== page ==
Every once and a while you get a pretty good glimpse why certain airlines seem like they file Chapter 11 more than they file 10-K's. Here's a great one from today. I was trying to book a one way from from SFO to BOS on January 11th. I accidentally asked for a round trip on Expedia the first time I did my search. Realizing my mistake I went back and did the exact same route (SFO to BOS), conditions (non-stop) and date (Jan 11th, 2008 outbound) but only one way. Guess what, the plane ticket was substantively MORE for a one way. I can understand it being substantively more than 1/2 a complete roundtrip but more than the total roundtrip? I seriously wish Expedia would let me book a double or triple round trip fare. I am pretty sure I could get this puppy down to a buck or two using that pricing logic. I even took screen shots lest you skeptics not believe me. Screen shots taken within 10 seconds of each other.
One way (above) - $792.00.
Roundtrip - $628.00 (above).
If anyone actually understands this pricing logic from an airline perspective I would absolutely like some education on it (leave a comment please).
I decided to gain a slight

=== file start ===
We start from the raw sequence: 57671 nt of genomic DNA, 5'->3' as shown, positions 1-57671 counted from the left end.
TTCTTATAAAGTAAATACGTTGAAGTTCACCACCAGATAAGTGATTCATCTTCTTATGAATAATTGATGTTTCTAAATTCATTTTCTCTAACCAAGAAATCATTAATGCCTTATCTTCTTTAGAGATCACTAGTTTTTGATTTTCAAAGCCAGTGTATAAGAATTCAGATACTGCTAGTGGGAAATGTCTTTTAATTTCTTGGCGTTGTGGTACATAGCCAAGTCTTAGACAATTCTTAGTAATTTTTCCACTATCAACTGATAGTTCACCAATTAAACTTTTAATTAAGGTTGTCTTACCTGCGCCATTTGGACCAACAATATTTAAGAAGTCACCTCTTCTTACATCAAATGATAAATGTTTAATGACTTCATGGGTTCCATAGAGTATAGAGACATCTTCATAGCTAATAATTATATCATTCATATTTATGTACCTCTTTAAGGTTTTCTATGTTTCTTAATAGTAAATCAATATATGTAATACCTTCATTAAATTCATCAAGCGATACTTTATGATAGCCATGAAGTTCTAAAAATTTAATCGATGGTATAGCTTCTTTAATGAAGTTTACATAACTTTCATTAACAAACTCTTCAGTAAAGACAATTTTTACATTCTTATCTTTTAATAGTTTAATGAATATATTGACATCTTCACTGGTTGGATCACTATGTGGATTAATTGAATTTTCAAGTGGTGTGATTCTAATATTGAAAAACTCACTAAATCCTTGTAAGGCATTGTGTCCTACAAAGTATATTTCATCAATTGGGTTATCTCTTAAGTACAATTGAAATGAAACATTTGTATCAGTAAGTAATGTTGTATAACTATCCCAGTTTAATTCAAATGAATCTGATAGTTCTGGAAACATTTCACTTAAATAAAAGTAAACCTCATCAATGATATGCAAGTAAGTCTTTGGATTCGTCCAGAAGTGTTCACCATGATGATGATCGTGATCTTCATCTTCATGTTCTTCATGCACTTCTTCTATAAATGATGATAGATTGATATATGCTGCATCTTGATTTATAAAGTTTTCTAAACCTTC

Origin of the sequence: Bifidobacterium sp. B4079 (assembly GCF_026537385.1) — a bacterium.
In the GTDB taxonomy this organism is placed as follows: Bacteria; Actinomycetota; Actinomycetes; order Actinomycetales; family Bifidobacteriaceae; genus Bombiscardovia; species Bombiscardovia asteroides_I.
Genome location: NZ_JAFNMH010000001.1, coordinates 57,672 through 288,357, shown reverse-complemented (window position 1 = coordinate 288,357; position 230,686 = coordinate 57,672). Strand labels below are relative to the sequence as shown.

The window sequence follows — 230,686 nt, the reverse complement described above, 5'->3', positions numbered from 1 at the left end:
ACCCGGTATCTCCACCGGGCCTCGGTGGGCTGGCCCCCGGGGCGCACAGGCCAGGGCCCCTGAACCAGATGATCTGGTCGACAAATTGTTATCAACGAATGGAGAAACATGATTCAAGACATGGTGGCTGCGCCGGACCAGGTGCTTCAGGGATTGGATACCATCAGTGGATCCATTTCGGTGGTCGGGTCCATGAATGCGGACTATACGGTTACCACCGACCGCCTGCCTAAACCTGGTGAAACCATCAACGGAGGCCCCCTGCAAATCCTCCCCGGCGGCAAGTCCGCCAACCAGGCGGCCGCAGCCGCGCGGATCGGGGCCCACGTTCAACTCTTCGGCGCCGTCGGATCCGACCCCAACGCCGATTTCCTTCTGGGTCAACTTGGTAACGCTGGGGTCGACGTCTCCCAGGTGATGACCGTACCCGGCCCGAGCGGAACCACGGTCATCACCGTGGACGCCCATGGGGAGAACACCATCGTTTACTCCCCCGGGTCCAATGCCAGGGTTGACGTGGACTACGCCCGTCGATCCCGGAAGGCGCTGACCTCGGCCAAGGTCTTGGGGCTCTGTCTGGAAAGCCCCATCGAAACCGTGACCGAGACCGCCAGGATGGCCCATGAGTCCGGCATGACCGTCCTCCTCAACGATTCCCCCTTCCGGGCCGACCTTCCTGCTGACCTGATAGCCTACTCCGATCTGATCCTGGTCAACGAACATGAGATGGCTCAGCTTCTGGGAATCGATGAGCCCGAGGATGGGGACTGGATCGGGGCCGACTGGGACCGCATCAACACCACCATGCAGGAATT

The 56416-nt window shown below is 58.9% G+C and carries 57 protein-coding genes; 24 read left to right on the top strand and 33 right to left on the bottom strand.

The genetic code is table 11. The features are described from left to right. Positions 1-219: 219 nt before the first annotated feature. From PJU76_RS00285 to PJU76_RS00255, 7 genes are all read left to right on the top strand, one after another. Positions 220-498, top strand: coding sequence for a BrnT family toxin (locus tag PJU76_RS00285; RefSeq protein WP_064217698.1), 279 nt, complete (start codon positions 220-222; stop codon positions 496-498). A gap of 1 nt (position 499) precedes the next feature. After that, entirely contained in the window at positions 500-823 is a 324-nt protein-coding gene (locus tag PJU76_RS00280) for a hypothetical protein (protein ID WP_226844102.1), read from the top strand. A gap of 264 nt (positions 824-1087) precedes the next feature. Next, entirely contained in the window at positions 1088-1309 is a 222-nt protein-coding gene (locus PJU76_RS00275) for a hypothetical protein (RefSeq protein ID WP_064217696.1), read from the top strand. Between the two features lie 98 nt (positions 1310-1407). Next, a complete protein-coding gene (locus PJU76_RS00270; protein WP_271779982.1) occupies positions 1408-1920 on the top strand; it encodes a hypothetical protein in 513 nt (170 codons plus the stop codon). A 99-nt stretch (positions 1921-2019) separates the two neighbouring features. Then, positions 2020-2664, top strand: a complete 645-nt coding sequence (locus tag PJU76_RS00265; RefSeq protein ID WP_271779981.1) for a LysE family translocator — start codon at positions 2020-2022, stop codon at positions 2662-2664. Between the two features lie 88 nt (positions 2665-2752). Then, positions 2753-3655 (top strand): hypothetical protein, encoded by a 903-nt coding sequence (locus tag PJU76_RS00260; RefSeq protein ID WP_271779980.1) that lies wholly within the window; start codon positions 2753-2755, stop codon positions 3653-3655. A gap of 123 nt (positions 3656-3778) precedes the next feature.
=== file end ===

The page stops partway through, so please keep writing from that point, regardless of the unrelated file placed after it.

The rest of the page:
statistical advantage over my other Enterprise Irregular bloggers by hedging a
few days into the New Year to publish my 2008 predictions. Fortunately (and to
many chagrins, I am sure), waiting a mere two days has revalidated the premise
of one of my predictions: 100 dollars a barrel anyone? Its gonna be a year to remember.
As a side note, and
somewhat true to form, I have a number of posts related to these topics in the
workshop, sitting on the easel, one coat of paint away from publishing. I would
promise to try and get some regular pace to this mess in 2008 but why make a
resolution you’re bound to break (I have not gone to gym yet either folks).
– I apologize that so many of these things are interconnected – I can’t help it
as we’re in a major phase shift right now – a sort of tech will follow the
dollars will follow the tech kind of Mobius strip.